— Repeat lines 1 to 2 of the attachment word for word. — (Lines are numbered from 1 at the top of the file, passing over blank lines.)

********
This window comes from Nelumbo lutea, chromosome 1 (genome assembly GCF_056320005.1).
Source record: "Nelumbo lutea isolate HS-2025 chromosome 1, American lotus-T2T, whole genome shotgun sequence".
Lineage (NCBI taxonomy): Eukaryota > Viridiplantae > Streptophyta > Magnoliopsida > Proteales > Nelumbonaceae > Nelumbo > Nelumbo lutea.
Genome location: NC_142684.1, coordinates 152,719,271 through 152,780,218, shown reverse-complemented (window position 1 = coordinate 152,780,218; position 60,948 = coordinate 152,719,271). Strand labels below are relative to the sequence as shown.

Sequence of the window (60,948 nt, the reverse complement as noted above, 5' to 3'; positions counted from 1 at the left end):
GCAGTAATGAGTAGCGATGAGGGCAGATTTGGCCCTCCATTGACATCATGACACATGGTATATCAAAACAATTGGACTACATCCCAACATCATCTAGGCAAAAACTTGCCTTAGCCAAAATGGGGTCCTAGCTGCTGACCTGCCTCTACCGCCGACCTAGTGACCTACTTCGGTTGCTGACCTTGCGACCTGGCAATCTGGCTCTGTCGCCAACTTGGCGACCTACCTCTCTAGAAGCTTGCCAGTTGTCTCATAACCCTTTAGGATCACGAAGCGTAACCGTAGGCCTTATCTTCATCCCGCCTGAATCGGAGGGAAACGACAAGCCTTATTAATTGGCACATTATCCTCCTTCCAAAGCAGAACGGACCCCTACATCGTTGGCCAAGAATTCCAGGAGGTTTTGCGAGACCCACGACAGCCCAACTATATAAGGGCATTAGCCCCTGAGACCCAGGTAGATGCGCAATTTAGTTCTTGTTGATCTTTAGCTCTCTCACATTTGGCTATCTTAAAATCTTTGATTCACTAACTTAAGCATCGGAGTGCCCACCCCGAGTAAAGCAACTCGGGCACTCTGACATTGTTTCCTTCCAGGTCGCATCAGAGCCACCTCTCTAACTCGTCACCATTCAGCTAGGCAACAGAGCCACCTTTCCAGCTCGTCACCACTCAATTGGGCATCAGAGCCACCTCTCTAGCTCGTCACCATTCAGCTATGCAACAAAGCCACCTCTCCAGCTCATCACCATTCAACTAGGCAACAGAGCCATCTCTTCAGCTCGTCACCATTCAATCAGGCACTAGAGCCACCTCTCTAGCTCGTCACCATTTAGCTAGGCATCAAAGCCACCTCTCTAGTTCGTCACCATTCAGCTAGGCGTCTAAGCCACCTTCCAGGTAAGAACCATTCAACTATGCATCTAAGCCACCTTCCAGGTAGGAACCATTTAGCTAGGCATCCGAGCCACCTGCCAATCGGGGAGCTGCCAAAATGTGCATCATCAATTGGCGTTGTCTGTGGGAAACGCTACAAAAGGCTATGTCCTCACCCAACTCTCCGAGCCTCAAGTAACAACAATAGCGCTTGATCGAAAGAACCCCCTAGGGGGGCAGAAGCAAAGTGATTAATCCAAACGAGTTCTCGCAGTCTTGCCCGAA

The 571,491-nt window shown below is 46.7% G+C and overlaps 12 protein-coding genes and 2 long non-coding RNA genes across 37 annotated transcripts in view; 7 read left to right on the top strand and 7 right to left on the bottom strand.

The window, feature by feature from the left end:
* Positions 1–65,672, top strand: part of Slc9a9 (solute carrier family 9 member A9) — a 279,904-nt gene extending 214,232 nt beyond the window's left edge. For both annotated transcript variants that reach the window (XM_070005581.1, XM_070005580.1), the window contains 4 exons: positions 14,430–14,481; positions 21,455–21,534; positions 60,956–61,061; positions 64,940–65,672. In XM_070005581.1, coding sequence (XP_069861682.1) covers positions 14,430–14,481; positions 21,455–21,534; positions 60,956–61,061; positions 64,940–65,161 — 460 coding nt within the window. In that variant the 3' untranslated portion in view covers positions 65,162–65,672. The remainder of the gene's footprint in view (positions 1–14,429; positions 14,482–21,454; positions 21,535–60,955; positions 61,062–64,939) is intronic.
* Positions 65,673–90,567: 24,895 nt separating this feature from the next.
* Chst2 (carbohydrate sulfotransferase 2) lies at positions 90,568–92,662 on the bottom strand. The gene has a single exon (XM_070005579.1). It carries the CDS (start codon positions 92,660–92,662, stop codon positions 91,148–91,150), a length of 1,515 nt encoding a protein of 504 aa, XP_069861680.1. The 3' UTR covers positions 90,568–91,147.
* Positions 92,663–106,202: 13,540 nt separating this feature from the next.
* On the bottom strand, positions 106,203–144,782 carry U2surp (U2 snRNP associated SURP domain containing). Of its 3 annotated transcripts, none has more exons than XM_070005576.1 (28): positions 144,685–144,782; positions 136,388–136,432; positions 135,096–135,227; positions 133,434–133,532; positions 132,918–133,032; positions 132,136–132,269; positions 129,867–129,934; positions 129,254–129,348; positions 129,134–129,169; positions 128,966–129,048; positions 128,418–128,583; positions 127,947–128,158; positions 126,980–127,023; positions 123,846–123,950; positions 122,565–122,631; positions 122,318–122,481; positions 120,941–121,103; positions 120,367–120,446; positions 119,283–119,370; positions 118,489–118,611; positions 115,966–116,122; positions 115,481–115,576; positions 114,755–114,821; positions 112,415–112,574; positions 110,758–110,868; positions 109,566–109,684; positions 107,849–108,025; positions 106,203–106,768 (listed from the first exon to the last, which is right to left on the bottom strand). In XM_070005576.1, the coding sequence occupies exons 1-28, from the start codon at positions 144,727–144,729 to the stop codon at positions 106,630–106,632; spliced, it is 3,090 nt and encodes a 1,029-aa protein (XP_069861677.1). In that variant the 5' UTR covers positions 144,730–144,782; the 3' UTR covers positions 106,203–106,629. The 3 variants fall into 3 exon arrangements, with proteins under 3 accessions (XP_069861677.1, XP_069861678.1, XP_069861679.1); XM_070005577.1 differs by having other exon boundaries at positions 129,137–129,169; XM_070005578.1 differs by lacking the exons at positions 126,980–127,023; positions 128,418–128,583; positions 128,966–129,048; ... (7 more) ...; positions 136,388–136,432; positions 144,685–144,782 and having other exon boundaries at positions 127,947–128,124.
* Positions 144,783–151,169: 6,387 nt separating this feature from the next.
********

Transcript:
This window comes from Nelumbo lutea, chromosome 1 (genome assembly GCF_056320005.1).
Source record: "Nelumbo lutea isolate HS-2025 chromosome 1, American lotus-T2T, whole genome shotgun sequence".